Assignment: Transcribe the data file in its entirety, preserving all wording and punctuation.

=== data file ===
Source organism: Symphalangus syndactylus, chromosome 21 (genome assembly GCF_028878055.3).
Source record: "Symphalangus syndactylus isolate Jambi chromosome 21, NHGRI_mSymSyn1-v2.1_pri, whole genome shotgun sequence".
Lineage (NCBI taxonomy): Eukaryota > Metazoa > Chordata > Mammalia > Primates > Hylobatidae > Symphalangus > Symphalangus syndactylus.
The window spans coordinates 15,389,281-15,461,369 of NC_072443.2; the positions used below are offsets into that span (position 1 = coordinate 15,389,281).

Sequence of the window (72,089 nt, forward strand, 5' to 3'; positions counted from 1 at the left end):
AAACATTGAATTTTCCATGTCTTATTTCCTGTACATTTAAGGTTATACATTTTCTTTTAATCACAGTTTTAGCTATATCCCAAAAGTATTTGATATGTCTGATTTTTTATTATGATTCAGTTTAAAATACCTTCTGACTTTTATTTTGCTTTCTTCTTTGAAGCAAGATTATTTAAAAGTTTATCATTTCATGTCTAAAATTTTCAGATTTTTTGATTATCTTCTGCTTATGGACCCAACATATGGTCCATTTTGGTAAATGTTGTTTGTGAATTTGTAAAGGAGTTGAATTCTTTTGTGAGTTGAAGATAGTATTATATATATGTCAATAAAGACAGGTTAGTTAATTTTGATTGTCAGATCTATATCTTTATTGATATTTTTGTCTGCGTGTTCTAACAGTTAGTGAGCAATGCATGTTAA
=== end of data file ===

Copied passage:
Source organism: Symphalangus syndactylus, chromosome 21 (genome assembly GCF_028878055.3).
Source record: "Symphalangus syndactylus isolate Jambi chromosome 21, NHGRI_mSymSyn1-v2.1_pri, whole genome shotgun sequence".
Lineage (NCBI taxonomy): Eukaryota > Metazoa > Chordata > Mammalia > Primates > Hylobatidae > Symphalangus > Symphalangus syndactylus.
The window spans coordinates 15,389,281-15,461,369 of NC_072443.2; the positions used below are offsets into that span (position 1 = coordinate 15,389,281).

Sequence of the window (72,089 nt, forward strand, 5' to 3'; positions counted from 1 at the left end):
AAACATTGAATTTTCCATGTCTTATTTCCTGTACATTTAAGGTTATACATTTTCTTTTAATCACAGTTTTAGCTATATCCCAAAAGTATTTGATATGTCTGATTTTTTATTATGATTCAGTTTAAAATACCTTCTGACTTTTATTTTGCTTTCTTCTTTGAAGCAAGATTATTTAAAAGTTTATCATTTCATGTCTAAAATTTTCAGATTTTTTGATTATCTTCTGCTTATGGACCCAACATATGGTCCATTTTGGTAAATGTTGTTTGTGAATTTGTAAAGGAGTTGAATTCTTTTGTGAGTTGAAGATAGTATTATATATATGTCAATAAAGACAGGTTAGTTAATTTTGATTGTCAGATCTATATCTTTATTGATATTTTTGTCTGCGTGTTCTAACAGTTAGTGAGCAATGCATGTTAA